Acne Vulgaris And The White Blood Cells
On November 26 1934, a lad was brought to me by his mother, with a history of five months' treatment with lights, X-rays, and salves. The conventional plans of therapeutics were so seemingly ineffectual, I determined to look for a suggestion from nature. This was promptly found by a count of the white blood cells: 17,700 per cubic millimeter. The count was really not necessary, since the many larger and smaller pustules filled with white blood cells left one in no doubt of the mobilization of the cellular defensive forces in and about the points of invasion of the pyogenic organisms. Many of these pustules bore the cicatrices of incisions for the drainage of this "laudable pus."

Since nature makes no purposeless efforts, I concluded that the one thing needed by this lad was more activity and aggressiveness of the cellular forces, and that this missing factor or factors could be added by the intravenous injections of hydrochloric acid. This was done by the injection of 15 cc of hydrochloric acid 1-250, or 0.4 cc to 100 cc of triple distilled water. The mother was asked to apply hot compresses to his face for a half-hour every evening, which was but another effort to still further mobilize the defensive forces about the lesions.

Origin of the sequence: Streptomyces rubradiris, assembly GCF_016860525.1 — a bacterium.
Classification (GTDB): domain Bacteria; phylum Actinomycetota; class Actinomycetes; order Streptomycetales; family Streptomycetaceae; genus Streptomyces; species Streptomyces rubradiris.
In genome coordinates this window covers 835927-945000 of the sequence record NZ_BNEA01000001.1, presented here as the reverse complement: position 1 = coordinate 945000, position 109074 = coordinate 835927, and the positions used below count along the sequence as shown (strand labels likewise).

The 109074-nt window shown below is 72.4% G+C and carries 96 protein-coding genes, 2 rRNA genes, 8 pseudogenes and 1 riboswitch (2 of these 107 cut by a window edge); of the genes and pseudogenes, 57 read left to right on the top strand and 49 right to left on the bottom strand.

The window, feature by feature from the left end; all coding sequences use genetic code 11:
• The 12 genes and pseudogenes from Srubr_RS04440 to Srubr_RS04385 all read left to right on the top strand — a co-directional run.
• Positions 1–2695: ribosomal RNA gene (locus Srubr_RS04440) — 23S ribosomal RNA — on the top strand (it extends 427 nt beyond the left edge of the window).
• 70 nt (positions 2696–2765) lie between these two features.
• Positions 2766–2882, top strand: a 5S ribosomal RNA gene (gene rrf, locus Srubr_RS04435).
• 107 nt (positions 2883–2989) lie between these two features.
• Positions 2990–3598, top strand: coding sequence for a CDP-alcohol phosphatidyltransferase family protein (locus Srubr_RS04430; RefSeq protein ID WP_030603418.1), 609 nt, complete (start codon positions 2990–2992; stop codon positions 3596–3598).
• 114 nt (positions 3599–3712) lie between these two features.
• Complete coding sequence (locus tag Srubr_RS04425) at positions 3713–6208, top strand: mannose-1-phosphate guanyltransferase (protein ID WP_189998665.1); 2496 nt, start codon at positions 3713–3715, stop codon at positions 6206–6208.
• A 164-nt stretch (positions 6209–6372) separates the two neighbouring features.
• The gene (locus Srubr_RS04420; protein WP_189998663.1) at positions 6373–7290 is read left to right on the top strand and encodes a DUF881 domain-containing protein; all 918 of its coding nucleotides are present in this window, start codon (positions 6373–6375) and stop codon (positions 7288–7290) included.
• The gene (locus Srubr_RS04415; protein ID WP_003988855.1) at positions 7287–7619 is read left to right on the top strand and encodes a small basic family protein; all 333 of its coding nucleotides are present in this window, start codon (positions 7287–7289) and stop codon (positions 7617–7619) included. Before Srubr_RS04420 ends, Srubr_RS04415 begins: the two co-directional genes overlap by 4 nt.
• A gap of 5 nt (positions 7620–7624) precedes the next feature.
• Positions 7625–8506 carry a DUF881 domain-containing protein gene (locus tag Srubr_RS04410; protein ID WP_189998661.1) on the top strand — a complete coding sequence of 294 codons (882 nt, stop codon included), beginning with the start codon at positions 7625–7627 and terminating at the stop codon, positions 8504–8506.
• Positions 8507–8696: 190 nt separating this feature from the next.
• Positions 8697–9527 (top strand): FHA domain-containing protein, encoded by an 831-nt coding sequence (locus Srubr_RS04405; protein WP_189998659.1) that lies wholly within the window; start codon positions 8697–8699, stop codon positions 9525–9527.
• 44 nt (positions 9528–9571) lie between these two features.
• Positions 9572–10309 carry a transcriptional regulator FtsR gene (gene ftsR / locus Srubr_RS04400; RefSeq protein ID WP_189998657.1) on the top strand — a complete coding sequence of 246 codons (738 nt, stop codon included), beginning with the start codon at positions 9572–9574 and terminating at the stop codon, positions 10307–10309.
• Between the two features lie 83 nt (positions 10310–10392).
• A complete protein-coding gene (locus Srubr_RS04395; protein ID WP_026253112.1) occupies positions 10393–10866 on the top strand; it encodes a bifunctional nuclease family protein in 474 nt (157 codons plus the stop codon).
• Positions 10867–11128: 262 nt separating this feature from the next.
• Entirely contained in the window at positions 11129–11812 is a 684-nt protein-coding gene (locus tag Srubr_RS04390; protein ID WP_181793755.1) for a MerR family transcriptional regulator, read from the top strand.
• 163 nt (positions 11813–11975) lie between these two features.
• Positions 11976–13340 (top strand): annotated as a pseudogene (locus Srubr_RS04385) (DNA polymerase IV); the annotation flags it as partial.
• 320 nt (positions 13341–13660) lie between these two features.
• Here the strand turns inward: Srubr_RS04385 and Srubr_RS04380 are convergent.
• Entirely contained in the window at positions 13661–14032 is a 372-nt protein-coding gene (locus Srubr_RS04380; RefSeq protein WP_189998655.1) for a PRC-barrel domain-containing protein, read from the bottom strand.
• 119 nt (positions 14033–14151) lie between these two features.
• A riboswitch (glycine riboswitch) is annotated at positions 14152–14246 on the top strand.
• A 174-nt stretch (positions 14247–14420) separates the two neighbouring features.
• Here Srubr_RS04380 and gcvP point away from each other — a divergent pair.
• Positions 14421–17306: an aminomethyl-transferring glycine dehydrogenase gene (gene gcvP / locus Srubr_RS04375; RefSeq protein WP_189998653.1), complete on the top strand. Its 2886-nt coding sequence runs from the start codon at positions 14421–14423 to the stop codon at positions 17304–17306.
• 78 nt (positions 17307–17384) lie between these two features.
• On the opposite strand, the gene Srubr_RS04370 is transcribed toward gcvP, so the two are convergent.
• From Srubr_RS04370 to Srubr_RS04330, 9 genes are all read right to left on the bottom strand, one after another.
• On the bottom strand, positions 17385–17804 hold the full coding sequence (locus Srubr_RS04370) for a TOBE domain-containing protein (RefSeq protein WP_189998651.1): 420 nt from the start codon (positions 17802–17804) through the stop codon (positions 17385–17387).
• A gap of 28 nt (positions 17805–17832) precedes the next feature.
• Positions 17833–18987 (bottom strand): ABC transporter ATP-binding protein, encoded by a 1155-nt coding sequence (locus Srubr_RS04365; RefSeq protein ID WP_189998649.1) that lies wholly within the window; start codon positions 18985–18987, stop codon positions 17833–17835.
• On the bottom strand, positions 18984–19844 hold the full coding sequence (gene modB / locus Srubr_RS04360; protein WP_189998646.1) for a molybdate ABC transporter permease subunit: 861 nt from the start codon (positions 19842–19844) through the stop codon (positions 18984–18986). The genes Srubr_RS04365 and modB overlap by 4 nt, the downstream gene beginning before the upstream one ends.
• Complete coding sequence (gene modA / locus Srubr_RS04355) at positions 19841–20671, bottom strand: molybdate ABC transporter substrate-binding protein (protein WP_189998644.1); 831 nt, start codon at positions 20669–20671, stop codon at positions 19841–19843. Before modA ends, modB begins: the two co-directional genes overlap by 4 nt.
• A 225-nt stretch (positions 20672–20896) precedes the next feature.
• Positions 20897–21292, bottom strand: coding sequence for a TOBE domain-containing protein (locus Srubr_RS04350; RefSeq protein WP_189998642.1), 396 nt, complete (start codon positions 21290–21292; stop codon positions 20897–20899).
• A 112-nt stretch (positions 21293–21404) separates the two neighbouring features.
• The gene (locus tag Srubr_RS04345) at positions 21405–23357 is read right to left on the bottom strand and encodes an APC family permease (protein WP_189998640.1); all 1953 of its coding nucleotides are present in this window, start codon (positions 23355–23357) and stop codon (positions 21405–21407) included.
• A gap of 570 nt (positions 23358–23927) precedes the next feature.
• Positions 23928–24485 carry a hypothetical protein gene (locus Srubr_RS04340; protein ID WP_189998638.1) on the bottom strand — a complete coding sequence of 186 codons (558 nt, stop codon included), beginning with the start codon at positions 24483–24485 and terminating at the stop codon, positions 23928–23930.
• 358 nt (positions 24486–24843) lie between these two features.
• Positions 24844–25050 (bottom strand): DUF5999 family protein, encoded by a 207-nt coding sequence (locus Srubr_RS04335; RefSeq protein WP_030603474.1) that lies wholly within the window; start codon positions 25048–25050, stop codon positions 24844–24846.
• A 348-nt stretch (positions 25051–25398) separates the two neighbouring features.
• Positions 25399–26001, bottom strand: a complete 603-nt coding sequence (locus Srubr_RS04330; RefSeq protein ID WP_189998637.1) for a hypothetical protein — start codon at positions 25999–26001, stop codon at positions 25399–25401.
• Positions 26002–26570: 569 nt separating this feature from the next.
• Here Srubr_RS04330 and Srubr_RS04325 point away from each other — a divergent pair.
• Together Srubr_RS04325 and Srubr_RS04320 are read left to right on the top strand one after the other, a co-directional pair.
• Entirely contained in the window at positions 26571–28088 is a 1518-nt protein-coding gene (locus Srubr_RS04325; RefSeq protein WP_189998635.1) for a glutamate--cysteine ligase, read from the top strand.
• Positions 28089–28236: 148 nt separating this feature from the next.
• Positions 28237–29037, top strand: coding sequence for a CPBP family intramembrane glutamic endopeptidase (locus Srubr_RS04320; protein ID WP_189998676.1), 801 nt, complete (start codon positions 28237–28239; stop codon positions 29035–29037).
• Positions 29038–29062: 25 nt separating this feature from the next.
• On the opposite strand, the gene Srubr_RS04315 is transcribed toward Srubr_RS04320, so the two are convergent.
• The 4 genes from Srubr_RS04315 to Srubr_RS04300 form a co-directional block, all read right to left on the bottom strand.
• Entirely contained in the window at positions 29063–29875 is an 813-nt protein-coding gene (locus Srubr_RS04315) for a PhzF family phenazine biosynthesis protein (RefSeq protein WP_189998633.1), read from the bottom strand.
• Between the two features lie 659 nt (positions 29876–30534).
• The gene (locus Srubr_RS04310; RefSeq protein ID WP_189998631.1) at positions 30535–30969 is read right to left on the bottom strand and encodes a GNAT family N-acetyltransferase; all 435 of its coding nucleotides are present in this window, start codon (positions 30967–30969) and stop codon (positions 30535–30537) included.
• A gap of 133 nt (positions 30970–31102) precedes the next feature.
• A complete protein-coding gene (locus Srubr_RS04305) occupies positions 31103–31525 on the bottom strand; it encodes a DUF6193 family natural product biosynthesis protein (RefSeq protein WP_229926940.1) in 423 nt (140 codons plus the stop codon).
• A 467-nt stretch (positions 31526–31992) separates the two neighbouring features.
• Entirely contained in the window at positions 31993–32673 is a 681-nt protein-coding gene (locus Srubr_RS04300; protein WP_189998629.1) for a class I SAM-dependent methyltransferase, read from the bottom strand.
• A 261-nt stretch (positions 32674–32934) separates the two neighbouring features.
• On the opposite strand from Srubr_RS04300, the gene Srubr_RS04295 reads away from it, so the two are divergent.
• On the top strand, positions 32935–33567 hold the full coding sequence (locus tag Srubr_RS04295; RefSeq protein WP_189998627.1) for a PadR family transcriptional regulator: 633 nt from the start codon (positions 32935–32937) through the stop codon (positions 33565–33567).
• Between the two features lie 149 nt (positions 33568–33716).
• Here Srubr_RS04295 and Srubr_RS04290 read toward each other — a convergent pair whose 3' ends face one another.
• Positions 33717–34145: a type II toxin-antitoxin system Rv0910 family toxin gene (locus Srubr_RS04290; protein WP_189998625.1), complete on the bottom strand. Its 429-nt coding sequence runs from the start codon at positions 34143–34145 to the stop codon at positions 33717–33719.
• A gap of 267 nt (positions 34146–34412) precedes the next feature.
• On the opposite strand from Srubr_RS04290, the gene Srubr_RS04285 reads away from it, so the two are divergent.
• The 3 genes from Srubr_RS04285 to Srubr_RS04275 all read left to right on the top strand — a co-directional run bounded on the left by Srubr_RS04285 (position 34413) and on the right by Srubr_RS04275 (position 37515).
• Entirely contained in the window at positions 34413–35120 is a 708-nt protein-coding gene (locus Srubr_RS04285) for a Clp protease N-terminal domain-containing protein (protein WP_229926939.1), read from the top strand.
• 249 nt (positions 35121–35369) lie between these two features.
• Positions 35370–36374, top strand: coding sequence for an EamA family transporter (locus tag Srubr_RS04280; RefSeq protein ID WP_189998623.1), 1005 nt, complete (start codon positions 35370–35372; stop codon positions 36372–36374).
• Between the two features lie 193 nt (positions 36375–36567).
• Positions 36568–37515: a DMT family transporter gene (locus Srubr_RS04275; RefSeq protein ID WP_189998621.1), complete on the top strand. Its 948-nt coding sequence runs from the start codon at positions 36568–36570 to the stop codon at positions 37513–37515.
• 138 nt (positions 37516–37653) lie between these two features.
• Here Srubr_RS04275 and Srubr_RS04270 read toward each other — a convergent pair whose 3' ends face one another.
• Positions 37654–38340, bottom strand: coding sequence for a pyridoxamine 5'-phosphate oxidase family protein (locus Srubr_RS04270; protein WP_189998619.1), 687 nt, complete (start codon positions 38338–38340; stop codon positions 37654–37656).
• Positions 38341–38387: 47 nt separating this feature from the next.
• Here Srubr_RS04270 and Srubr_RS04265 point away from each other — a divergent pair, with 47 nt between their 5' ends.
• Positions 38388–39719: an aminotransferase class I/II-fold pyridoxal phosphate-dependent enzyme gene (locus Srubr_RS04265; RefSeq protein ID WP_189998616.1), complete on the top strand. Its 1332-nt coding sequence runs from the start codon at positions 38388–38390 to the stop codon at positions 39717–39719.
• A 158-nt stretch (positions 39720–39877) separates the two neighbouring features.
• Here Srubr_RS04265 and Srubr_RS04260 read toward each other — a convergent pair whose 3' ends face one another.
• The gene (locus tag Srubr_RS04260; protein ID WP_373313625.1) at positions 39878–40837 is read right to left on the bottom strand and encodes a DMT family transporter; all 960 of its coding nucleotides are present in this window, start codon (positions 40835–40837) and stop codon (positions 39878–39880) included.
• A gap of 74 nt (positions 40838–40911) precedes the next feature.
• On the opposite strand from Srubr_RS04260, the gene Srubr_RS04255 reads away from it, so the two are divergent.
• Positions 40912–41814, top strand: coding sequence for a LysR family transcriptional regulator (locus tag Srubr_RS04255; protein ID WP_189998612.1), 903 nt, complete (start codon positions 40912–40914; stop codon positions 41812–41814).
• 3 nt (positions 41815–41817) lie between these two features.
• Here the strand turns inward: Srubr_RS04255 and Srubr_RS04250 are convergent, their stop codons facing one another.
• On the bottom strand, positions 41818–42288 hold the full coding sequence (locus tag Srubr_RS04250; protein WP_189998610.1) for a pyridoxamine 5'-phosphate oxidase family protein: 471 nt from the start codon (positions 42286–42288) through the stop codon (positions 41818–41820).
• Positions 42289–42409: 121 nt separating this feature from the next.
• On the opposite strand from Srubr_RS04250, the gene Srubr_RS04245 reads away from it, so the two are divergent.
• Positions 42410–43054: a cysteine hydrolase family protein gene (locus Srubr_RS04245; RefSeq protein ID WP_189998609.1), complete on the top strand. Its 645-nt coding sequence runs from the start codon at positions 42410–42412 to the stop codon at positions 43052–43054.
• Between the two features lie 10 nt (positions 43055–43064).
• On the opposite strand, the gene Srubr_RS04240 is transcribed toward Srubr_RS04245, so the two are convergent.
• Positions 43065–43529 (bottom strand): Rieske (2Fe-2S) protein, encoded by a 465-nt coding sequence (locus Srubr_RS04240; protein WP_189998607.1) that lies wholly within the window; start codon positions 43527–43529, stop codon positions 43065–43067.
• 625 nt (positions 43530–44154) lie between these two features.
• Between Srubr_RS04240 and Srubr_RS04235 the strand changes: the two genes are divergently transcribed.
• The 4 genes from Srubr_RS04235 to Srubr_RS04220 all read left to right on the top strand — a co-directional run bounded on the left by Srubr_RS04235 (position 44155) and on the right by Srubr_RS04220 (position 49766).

Whether the results were due to the hot pack, or the stimulation of the white cells by the acid, or both, one cannot say; but, at any rate, the mother told me on the second visit that she had never seen the lesions drain as after the pack of the night before although no incision had been made. This indicated, beyond question, that the induced leukocytosis had caused such an influx of white cells into the infected foci as to so increase the pressure that the skin was ruptured. For three weeks, the boy came regularly every other day, and the improvement was satisfactory, the lesions growing smaller and paler. On each of the visits, he was given 15-20 cc of hydrochloric acid 1-250 as reported before. In this series, he had only one inflammatory reaction, and this lasted only two or three hours, simply the usual chill, fever, and sweat one sees so rarely after the acid injections. With the advent of the holidays and Christmas school festivals his visits to my office were irregular, but the injections were given when he did come.